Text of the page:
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The Golden Barge

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  • Michael Moorcock
    replied
    I'm not much given to going back over old stuff and generally pieces go into books because other people have dug them up (as with the Savoy edition of Sojan -- Savoy are great at digging things up!). Savoy are planning to do a bumper book of old stuff edited by John Davey and they've sent me one or two pieces which I don't even remember writing.
    I suspect it would be good for me to look at that material now, however, since I'm writing the memoir on Mervyn and Maeve Peake and it's helpful to recall stuff in the context of what I was writing, how I was thinking, at the time. What amazes me is 1) How my memory of events becomes distorted and 2) How consistent I've been in my enthusiasms and interests -- so that at one moment I'm thinking 'You're a bloody liar, Moorcock!' and the next I'm thinking 'You've a pretty accurate memory, Moorcock!' If I had a file of the fanzines as well as the early work, it would be easier, of course. I'm checking my own memories of Mervyn and Maeve with the Peakes and we all appear to remember things much the same, so that's a relief. I do think, though, I'd better have a look at those pieces in Sojan!

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  • Marca
    replied
    Possibly, but digging in my library yesterday I came across the non fictional pieces on Elric in the original Savoy Sojan paperback which I haven't looked at for some time. One of these The Secret Life Of Elric of Melnibone appeared again in the mass market paperback of Elric At The End Of Time, but another short piece on the early Elric stories was omitted for some reason, along with a couple of non-Sojan juvenile stories.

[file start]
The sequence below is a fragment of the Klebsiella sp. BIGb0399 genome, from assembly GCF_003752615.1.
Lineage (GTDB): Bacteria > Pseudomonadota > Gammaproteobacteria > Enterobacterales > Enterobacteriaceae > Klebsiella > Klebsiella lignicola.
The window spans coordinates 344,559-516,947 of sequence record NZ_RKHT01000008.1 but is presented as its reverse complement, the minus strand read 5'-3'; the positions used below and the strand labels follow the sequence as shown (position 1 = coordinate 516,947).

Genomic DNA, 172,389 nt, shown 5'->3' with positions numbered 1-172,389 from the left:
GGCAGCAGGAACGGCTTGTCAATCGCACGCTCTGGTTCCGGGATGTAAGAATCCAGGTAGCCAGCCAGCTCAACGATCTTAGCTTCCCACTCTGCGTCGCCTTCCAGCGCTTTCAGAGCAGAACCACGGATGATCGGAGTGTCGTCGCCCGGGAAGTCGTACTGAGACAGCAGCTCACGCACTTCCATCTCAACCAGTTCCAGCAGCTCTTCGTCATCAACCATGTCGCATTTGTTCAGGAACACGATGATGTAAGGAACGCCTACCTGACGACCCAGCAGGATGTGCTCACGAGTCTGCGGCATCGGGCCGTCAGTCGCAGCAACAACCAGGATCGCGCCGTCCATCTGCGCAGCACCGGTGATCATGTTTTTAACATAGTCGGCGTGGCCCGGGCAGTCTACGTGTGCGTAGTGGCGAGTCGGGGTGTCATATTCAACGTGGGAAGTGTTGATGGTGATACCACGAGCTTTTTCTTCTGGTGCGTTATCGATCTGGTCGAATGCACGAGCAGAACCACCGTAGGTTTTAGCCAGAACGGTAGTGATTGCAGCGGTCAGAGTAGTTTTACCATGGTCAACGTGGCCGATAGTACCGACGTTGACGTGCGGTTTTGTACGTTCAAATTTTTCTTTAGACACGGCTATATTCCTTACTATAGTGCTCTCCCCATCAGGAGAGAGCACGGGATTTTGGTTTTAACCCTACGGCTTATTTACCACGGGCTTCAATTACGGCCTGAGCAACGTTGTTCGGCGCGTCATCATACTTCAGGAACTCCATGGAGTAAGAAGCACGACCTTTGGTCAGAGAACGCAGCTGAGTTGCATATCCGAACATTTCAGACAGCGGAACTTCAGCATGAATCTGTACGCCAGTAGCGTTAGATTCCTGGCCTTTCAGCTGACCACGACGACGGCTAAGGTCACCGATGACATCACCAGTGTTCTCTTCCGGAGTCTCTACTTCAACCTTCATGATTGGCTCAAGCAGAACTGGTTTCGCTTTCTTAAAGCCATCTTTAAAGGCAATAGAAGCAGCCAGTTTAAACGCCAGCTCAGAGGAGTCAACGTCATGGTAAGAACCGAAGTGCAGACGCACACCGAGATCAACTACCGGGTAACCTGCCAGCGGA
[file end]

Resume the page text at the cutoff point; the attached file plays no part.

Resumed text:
The Secret Life is by far the most interesting and gives some info on The Golden Barge and how it influenced Elric and how Elric developed in 1960-61. It's interesting that Mike was only referring back about three or four years at the time (it was written in 1964) but it sounds like he's talking about a different person, which he acknowledges in the piece. He mentions that he felt an outcast, was drinking heavily; in the other article he describes himself as 'a faltering atheist' and talks about fear of death as an inspiration in Elric ('I don't believe in life after death and I don't want to die. I hope I shan't. Maybe I'll be the exception which proves the rule...')

    Fascinating stuff, a shame the other item never made it into Elric At The End Of Time. Not sure how Mike himself feels now, having all this early stuff still being brought up forty years later. If it seemed a long time ago in 1964, what does it feel like now? 8O

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  • xidrep
    replied
    Probably 'cos everyone was expecting a nasty old Soviet SS-11 on the bonce at any minute! At the time a seemingly inevitable doom. The current literary 'phobias' are terrorism and abduction: Witches and Black Magic one minute, then Commies and Nukes; Al Qaeda and paedophiles the next. We always need a model of implacable evil fate, preferably with a nice identifiable face to personify it!

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  • Marca
    replied
    Having finished The Golden Barge, I was quite surprised by the bleakness of the book towards the end. The Golden Barge idea was used again, to an extent, a few years later with the Dead God's Book in the Elric story While The Gods Laugh and the book has a city called 'Melibone' and a character with the surname Slorm (were these in the original text?).